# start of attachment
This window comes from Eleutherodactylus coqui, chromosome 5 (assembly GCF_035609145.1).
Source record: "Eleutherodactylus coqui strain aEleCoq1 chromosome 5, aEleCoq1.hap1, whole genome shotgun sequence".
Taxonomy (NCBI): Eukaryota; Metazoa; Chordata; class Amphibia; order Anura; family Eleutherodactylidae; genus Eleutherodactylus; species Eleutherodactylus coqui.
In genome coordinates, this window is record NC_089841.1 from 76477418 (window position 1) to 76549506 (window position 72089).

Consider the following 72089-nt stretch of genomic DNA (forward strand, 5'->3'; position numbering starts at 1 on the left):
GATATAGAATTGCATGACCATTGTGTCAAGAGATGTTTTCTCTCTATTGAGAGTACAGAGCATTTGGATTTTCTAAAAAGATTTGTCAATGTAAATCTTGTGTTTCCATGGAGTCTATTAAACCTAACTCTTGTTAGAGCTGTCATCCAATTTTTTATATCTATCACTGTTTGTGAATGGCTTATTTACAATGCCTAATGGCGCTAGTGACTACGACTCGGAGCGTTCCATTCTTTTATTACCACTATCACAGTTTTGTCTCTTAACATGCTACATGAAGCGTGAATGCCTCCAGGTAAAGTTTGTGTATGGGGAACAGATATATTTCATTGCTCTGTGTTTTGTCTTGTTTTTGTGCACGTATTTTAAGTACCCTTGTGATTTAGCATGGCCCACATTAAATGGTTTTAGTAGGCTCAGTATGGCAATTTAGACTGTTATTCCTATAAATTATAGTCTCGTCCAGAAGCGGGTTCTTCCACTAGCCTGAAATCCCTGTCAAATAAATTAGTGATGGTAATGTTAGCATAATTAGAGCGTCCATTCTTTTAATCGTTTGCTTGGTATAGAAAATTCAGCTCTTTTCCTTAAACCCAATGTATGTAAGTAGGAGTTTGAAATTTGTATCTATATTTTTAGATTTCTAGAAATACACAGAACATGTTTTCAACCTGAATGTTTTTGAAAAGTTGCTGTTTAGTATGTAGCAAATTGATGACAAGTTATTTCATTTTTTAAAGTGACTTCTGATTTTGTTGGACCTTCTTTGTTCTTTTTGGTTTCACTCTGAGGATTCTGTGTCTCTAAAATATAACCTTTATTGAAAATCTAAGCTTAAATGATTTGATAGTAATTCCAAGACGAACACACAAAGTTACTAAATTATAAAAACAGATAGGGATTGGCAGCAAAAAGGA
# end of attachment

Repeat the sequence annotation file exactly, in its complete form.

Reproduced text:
This window comes from Eleutherodactylus coqui, chromosome 5 (assembly GCF_035609145.1).
Source record: "Eleutherodactylus coqui strain aEleCoq1 chromosome 5, aEleCoq1.hap1, whole genome shotgun sequence".
Taxonomy (NCBI): Eukaryota; Metazoa; Chordata; class Amphibia; order Anura; family Eleutherodactylidae; genus Eleutherodactylus; species Eleutherodactylus coqui.
In genome coordinates, this window is record NC_089841.1 from 76477418 (window position 1) to 76549506 (window position 72089).

Consider the following 72089-nt stretch of genomic DNA (forward strand, 5'->3'; position numbering starts at 1 on the left):
GATATAGAATTGCATGACCATTGTGTCAAGAGATGTTTTCTCTCTATTGAGAGTACAGAGCATTTGGATTTTCTAAAAAGATTTGTCAATGTAAATCTTGTGTTTCCATGGAGTCTATTAAACCTAACTCTTGTTAGAGCTGTCATCCAATTTTTTATATCTATCACTGTTTGTGAATGGCTTATTTACAATGCCTAATGGCGCTAGTGACTACGACTCGGAGCGTTCCATTCTTTTATTACCACTATCACAGTTTTGTCTCTTAACATGCTACATGAAGCGTGAATGCCTCCAGGTAAAGTTTGTGTATGGGGAACAGATATATTTCATTGCTCTGTGTTTTGTCTTGTTTTTGTGCACGTATTTTAAGTACCCTTGTGATTTAGCATGGCCCACATTAAATGGTTTTAGTAGGCTCAGTATGGCAATTTAGACTGTTATTCCTATAAATTATAGTCTCGTCCAGAAGCGGGTTCTTCCACTAGCCTGAAATCCCTGTCAAATAAATTAGTGATGGTAATGTTAGCATAATTAGAGCGTCCATTCTTTTAATCGTTTGCTTGGTATAGAAAATTCAGCTCTTTTCCTTAAACCCAATGTATGTAAGTAGGAGTTTGAAATTTGTATCTATATTTTTAGATTTCTAGAAATACACAGAACATGTTTTCAACCTGAATGTTTTTGAAAAGTTGCTGTTTAGTATGTAGCAAATTGATGACAAGTTATTTCATTTTTTAAAGTGACTTCTGATTTTGTTGGACCTTCTTTGTTCTTTTTGGTTTCACTCTGAGGATTCTGTGTCTCTAAAATATAACCTTTATTGAAAATCTAAGCTTAAATGATTTGATAGTAATTCCAAGACGAACACACAAAGTTACTAAATTATAAAAACAGATAGGGATTGGCAGCAAAAAGGA